On June 16, the Guardian revealed that the Government Communications Headquarters (GCHQ), the British counterpart of the American National Security Agency (NSA), spied on the internet activities and phone calls of foreign politicians during the G-20 summit meetings in London in 2009.
The activities of the GCHQ included penetrating the security on delegates’ Blackberrys to monitor their emails and phone calls, supplying analysts with a live round-the-clock summary of who was phoning who at the summit, and using an email interception program and key-logging software to spy on delegates’ use of computers. They reportedly targeted the Turkish finance minister and the South African delegation, and received reports from an NSA attempt to eavesdrop on the then Russian President Dmitry Medvedev.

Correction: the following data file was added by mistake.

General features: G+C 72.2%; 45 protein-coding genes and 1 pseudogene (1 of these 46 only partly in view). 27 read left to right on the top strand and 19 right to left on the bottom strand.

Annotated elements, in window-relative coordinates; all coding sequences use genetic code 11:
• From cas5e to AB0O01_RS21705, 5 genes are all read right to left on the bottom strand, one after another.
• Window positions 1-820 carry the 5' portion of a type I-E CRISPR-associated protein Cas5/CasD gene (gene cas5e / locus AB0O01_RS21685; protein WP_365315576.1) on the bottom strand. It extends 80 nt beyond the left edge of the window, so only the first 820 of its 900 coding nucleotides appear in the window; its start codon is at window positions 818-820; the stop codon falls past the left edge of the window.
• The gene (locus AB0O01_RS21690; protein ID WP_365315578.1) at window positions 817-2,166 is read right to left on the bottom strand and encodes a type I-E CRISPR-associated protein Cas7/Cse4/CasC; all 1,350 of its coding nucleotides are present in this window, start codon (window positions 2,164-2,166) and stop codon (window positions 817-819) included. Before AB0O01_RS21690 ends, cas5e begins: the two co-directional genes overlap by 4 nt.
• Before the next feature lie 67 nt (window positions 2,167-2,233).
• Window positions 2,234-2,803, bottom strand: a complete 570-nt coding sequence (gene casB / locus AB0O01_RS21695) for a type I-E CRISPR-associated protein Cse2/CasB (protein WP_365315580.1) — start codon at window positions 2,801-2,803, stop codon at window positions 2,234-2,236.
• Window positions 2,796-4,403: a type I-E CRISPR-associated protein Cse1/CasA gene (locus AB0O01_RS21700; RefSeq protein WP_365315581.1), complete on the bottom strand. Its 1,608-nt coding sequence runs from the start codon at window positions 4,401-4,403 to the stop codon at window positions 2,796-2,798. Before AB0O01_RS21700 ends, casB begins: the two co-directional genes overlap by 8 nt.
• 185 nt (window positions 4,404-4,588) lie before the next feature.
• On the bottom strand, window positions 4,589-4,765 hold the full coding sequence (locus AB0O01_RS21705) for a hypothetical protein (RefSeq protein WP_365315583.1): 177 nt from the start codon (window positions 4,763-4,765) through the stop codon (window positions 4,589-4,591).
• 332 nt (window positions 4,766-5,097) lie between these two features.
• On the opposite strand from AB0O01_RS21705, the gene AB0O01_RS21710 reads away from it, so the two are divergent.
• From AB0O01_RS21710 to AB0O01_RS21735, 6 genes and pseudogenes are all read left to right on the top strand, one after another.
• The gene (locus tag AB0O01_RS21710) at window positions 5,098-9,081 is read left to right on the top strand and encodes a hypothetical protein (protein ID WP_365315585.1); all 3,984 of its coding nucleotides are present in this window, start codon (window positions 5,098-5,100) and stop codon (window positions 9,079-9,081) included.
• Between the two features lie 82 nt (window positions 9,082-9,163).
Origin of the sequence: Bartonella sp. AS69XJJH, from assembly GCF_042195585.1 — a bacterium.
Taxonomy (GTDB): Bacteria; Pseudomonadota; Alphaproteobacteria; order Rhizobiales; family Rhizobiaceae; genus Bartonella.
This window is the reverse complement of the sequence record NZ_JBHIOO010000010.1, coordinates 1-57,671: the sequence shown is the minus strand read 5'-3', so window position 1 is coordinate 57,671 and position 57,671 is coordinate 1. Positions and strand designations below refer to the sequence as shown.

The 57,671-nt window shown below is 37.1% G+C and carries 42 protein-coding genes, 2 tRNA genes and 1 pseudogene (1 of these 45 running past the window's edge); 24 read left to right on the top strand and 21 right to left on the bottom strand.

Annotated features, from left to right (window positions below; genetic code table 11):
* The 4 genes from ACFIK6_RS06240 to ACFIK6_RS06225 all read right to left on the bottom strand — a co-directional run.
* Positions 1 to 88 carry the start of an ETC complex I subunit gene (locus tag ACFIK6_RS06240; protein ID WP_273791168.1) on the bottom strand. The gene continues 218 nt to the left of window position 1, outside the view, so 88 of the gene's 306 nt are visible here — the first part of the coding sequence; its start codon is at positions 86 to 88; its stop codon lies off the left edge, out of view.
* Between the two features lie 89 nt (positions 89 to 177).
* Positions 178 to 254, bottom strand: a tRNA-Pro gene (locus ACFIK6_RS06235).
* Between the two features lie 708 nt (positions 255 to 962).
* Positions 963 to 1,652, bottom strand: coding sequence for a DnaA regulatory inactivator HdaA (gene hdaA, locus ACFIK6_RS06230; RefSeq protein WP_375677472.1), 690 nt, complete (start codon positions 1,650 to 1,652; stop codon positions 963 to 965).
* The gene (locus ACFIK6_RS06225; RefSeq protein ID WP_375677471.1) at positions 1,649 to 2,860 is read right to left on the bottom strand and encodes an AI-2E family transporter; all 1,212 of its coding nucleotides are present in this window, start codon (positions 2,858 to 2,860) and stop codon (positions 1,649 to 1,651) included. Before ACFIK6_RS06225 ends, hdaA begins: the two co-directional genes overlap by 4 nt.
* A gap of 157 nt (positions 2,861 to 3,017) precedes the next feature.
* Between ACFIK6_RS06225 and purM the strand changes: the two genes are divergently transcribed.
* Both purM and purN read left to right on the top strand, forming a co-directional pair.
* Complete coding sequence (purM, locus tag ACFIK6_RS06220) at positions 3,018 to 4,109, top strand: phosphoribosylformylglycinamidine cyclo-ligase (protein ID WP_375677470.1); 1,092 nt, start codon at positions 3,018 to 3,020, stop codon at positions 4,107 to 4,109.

The evidence for such activities comes from documents leaked to the Guardian by NSA whistleblower Edward Snowden. Snowden previously released information about the NSA programs of spying on the phone and internet use of American citizens. Rumors of spying at international conferences are common, but evidence confirming such activity is rare.
While the invasion of privacy by government intelligence agencies is often done for the claimed purpose of fighting international terrorism, it appears that the British government is not above using such methods to gain an advantage in normal diplomatic affairs. As the U.K. prepares to host a G-8 summit in Northern Ireland this week, it remains to be seen whether the delegates to this meeting will be the victims of spying as well.